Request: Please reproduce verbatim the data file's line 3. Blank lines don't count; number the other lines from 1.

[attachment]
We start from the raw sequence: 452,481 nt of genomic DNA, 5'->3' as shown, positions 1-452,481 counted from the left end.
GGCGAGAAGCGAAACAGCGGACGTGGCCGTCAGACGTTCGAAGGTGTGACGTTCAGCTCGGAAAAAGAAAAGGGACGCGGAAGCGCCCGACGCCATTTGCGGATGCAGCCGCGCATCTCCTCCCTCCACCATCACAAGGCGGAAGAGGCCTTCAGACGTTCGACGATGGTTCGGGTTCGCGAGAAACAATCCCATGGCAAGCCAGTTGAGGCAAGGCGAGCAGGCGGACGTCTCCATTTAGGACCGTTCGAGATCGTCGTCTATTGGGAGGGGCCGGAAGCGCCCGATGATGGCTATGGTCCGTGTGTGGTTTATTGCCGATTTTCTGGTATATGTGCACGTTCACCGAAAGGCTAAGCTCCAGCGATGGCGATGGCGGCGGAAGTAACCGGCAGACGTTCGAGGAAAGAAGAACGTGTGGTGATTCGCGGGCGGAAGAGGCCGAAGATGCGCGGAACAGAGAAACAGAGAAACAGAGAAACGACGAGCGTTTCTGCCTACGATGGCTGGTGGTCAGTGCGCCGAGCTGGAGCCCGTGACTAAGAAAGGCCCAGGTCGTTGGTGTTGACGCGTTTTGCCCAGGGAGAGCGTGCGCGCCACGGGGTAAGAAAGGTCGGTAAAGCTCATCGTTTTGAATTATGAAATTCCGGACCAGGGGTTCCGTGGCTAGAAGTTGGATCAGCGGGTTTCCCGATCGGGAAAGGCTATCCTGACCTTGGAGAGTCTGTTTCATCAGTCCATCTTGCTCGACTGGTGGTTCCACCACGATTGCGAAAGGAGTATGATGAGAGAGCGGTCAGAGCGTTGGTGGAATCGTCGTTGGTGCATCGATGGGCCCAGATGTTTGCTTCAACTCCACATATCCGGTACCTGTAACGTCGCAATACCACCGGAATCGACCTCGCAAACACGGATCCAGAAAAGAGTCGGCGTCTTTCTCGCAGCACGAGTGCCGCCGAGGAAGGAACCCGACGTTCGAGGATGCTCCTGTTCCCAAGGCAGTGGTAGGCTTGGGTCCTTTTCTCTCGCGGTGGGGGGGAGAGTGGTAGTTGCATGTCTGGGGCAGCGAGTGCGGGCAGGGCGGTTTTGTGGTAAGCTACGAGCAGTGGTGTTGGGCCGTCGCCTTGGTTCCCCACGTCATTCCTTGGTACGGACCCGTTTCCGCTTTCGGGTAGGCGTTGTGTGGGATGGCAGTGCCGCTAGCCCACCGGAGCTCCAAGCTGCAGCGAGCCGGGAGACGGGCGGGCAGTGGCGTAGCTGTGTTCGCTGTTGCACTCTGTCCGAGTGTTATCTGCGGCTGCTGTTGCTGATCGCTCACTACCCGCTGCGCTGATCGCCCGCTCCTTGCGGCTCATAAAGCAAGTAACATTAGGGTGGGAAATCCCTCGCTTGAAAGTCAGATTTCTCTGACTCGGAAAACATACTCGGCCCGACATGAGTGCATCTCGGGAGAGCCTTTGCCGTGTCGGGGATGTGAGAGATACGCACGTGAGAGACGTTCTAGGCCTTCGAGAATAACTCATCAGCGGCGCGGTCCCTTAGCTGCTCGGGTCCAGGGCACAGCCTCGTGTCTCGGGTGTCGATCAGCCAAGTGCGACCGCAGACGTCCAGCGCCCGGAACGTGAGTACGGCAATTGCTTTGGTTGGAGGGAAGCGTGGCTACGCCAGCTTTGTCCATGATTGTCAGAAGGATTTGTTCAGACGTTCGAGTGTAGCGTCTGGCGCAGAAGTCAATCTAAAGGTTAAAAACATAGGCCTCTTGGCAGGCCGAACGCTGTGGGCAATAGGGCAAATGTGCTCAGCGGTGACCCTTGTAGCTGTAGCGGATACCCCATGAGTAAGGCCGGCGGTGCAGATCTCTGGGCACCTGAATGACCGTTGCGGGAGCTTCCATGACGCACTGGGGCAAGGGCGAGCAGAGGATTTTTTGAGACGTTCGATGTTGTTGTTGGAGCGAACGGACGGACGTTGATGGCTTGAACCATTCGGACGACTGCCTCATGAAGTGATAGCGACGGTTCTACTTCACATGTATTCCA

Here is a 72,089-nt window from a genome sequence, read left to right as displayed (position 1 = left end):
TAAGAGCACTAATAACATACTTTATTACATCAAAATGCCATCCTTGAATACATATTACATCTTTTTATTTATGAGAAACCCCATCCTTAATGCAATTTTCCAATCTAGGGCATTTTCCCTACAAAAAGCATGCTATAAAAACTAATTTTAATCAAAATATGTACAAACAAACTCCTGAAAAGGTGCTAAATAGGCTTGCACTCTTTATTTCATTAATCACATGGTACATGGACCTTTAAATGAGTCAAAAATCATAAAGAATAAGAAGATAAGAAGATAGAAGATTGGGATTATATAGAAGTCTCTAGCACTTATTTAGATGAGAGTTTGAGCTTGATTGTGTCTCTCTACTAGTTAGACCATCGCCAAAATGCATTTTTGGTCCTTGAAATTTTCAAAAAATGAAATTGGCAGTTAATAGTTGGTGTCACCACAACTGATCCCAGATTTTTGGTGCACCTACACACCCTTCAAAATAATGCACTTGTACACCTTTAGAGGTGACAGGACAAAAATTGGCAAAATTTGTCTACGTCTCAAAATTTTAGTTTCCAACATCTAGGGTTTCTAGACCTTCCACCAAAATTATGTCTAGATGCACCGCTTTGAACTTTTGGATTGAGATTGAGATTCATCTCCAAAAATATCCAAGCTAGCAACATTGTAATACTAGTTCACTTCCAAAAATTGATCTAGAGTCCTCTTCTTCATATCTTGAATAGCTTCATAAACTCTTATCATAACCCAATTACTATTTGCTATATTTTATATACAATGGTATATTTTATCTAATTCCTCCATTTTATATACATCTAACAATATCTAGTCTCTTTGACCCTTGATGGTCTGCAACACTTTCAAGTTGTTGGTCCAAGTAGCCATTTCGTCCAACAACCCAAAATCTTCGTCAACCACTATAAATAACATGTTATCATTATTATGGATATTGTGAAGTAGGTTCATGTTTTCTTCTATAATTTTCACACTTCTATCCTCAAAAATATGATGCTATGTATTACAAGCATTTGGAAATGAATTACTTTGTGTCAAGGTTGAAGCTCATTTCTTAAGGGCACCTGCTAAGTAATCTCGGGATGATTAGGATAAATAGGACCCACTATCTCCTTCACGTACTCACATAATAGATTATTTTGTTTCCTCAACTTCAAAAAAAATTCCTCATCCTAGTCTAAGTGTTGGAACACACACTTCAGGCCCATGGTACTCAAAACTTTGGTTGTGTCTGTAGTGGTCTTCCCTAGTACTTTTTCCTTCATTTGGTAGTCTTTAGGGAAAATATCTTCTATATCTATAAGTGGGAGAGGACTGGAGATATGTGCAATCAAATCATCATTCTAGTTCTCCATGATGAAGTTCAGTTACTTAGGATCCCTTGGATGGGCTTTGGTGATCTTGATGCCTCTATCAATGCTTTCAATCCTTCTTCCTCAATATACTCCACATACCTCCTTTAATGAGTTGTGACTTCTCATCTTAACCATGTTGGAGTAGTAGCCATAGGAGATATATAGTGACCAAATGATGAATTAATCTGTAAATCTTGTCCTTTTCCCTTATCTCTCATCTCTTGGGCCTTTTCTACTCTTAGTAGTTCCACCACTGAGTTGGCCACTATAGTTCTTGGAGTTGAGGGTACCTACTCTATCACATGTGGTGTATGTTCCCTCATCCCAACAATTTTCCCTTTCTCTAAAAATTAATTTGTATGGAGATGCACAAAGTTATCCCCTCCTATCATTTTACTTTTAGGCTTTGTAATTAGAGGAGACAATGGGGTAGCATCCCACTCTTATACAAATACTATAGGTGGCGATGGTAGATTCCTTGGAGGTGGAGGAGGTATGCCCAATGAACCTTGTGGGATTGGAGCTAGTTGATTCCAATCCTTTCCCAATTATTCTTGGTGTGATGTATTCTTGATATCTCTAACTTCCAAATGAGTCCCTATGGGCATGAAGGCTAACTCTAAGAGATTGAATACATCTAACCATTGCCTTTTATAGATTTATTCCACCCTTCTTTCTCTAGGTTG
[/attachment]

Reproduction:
Here is a 72,089-nt window from a genome sequence, read left to right as displayed (position 1 = left end):